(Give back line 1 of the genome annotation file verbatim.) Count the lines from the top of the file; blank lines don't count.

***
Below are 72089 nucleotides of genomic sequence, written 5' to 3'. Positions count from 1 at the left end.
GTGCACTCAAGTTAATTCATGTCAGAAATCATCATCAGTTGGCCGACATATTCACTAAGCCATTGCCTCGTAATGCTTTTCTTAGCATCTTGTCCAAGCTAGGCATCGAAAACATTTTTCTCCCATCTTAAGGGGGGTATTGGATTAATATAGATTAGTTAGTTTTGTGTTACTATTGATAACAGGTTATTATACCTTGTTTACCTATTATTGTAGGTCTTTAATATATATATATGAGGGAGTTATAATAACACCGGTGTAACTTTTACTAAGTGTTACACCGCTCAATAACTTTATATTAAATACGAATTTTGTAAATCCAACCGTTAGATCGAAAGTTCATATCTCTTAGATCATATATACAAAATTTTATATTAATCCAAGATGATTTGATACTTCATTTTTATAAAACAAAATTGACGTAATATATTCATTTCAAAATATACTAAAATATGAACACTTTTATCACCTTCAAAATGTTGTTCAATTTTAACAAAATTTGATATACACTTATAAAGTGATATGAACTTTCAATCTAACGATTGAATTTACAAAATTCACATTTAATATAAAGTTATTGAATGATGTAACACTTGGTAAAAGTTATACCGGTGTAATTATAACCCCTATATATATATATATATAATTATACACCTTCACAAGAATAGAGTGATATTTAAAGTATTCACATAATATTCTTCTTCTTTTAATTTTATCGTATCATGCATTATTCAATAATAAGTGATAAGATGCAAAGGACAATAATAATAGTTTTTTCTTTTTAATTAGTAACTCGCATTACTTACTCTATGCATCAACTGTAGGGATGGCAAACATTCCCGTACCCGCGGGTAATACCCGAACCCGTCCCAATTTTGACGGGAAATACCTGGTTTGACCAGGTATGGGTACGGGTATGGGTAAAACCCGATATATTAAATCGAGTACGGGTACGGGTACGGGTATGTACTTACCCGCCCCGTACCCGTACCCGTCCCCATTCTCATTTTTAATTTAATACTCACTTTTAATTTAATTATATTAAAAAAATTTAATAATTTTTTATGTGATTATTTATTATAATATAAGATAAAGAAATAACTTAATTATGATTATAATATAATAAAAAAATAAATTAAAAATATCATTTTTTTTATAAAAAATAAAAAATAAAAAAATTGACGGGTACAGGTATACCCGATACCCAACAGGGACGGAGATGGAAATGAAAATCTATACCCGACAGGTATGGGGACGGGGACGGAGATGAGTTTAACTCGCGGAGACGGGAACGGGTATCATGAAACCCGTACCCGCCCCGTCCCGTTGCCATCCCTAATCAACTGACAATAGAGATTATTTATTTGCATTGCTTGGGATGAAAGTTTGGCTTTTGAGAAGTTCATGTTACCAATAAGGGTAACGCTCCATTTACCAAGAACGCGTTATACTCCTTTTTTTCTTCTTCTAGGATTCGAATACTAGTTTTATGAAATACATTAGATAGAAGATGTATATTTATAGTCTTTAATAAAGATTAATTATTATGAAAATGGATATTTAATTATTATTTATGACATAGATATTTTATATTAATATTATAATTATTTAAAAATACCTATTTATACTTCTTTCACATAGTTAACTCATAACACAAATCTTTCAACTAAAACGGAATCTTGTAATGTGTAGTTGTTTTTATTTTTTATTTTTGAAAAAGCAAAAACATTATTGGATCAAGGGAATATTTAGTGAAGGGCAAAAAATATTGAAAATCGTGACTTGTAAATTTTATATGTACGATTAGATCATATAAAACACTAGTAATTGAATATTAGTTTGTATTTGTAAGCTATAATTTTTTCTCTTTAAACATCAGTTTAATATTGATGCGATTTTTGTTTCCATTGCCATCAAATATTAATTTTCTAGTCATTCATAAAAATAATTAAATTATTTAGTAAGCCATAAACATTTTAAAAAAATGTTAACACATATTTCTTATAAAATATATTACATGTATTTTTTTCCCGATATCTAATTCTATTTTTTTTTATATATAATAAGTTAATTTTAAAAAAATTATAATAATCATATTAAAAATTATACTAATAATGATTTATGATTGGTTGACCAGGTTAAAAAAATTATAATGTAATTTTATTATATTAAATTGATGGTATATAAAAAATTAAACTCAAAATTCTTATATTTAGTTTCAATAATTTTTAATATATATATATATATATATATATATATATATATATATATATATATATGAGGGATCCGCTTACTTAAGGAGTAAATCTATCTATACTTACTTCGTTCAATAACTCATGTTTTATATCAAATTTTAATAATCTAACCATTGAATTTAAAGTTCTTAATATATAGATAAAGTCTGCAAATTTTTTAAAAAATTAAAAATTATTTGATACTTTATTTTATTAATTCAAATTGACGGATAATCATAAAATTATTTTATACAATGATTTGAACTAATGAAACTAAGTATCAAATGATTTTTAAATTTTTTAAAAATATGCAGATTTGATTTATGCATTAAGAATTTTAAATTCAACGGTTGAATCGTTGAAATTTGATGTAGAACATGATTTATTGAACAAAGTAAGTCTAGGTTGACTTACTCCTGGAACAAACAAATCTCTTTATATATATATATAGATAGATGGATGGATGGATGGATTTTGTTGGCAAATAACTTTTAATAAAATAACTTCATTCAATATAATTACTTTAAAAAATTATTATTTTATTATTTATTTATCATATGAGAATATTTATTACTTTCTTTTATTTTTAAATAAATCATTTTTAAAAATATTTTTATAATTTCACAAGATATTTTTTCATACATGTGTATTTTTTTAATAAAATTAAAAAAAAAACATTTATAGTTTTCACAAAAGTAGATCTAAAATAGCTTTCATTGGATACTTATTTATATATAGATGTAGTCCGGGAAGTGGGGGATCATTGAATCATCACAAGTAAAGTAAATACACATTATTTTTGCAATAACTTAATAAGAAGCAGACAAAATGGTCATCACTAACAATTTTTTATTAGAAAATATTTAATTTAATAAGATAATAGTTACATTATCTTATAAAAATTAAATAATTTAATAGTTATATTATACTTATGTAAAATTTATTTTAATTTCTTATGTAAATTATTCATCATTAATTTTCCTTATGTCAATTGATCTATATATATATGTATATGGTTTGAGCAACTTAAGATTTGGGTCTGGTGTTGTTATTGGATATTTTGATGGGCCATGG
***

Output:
Below are 72089 nucleotides of genomic sequence, written 5' to 3'. Positions count from 1 at the left end.